Summary The development of mutual and commercial health insurance, and state health insurance programs in particular, typically provoked much criticism from the professionals involved with them. Moreover, the efforts of the Dutch medical association, the NMG, to influence state proposals met with little success. As a consequence, the NMG developed a health fund policy of its own, the demands of which newly established funds had to meet. The policy was designed to minimize lay control, improve fees and introduce an income limit to protect private practice. In the country’s cities, collective contracts were instrumental to the enforcement of the NMG’s conditions. However, the goal of creating a nationwide network of NMG funds was slow to materialize, maturing only: 1) because health fund regulation was expected after compulsory sick pay was introduced; and 2) due to the involvement of the trade union movement in the establishment of health funds. When the Decree on compulsory health insurance was promulgated in 1941, the NMG became the biggest health care insurer in the Netherlands, but this legislation ignored everything it had strived for, instead introducing a centralized, bureaucratic system, which left carrier organizations with virtually no capacity to plan their own policies.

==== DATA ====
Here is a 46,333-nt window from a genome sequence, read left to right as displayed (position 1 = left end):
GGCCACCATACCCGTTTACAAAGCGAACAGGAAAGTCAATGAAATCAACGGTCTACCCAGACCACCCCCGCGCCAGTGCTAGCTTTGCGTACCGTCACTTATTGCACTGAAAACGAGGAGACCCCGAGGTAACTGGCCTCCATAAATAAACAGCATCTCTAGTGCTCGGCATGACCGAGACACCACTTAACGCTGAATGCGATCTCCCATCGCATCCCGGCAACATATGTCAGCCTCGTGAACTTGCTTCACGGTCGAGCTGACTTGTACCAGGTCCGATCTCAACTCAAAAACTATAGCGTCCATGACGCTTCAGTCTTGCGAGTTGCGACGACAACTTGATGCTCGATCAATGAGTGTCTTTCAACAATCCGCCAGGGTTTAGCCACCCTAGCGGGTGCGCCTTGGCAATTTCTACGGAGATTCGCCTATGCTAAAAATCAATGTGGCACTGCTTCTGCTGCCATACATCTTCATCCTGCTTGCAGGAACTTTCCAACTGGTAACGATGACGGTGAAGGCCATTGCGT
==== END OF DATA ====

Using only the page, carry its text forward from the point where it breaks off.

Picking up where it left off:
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Erasmus School of History, Culture and Communication (ESHCC)

van der Valk, L.A. (2010). Medical wage slave or worthy professional? The Dutch medical profession and the health funds 1900-1941. Retrieved from